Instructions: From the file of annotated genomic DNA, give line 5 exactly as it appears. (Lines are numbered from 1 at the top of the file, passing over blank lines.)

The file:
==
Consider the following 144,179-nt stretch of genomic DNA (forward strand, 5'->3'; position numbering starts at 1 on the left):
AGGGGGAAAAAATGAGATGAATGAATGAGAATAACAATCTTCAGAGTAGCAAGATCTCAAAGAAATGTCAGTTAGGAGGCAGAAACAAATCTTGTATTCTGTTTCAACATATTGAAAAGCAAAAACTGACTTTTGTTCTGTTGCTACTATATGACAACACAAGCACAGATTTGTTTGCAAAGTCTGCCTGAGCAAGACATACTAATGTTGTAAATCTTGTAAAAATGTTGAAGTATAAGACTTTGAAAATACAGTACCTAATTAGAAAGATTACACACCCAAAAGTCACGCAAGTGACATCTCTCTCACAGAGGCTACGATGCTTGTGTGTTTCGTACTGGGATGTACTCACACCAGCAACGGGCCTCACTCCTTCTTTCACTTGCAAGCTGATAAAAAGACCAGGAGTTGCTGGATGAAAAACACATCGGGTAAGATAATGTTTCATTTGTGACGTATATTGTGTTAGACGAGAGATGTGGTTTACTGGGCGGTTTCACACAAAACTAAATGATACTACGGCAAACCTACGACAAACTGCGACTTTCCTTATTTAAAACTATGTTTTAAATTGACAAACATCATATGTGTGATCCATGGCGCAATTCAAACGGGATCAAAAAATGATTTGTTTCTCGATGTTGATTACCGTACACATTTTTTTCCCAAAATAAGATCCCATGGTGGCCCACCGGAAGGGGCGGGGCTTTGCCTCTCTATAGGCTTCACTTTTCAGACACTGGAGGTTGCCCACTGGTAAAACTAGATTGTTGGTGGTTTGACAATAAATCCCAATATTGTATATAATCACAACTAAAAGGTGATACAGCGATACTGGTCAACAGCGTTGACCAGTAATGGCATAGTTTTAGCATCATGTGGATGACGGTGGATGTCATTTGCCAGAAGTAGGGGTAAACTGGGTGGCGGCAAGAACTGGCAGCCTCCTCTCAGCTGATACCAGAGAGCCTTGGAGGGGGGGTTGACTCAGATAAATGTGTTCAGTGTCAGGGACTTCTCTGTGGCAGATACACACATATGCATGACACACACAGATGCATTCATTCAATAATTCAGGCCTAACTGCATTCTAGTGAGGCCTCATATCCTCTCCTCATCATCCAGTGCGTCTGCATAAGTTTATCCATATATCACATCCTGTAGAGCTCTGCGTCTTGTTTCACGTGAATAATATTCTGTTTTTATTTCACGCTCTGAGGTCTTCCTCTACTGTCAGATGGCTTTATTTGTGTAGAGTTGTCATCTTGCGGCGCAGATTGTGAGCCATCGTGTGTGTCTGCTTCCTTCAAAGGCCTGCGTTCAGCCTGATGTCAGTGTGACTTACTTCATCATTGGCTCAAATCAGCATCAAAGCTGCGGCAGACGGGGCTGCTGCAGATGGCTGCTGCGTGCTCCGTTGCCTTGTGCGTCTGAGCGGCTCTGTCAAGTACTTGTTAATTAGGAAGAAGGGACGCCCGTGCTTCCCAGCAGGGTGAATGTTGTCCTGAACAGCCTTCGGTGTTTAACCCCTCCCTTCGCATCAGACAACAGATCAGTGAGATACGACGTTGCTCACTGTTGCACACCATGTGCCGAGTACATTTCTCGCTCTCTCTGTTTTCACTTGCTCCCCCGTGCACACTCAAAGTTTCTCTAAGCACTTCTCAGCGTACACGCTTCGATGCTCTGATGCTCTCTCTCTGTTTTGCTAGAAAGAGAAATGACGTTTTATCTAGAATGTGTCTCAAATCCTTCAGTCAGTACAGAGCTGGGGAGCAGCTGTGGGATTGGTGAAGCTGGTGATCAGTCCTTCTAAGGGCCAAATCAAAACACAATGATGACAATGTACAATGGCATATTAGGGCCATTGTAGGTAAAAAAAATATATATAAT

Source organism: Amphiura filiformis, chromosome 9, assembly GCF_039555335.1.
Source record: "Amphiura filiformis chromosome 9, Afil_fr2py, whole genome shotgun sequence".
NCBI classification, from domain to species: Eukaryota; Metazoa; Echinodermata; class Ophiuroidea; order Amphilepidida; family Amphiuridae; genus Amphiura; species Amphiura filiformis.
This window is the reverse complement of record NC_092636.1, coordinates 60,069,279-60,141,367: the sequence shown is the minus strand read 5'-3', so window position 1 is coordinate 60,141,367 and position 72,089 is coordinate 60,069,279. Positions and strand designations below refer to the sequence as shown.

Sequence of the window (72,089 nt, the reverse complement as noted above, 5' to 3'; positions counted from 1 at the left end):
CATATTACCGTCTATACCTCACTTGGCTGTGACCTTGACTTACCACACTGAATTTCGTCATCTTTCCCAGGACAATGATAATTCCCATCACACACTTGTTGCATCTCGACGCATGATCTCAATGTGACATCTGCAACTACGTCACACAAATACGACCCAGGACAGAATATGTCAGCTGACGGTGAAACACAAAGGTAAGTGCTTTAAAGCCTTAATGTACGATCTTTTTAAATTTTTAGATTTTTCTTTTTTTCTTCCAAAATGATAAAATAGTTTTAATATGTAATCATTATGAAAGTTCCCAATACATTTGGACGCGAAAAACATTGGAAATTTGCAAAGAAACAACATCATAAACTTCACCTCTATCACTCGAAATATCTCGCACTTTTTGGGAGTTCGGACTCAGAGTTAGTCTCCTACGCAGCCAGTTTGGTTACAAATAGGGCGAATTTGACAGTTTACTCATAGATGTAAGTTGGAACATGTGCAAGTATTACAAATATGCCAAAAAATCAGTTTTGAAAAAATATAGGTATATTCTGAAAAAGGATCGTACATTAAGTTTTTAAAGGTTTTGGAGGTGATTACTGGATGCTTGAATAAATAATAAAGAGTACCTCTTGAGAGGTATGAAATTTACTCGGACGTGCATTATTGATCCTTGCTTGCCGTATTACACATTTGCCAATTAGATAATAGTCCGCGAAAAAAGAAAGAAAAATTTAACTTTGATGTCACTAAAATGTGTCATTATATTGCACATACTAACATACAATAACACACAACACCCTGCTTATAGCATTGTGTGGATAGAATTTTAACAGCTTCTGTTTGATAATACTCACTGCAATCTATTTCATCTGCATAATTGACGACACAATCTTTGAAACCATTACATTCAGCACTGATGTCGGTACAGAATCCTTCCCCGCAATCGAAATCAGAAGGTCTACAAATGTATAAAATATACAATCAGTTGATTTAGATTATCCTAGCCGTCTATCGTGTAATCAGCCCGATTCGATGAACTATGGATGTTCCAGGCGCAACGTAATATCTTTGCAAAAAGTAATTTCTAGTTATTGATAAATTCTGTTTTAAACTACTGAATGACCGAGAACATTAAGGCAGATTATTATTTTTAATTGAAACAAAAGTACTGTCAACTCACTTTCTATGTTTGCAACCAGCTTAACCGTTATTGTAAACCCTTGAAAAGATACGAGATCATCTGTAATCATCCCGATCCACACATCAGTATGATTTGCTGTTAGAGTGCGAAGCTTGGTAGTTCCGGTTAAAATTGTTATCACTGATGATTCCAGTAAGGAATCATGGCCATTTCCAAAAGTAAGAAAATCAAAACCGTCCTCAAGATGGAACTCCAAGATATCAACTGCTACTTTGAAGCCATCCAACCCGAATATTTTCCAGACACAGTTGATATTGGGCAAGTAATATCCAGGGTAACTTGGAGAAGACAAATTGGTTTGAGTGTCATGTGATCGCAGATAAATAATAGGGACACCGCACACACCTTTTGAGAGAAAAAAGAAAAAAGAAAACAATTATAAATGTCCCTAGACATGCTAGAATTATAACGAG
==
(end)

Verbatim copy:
NCBI classification, from domain to species: Eukaryota; Metazoa; Echinodermata; class Ophiuroidea; order Amphilepidida; family Amphiuridae; genus Amphiura; species Amphiura filiformis.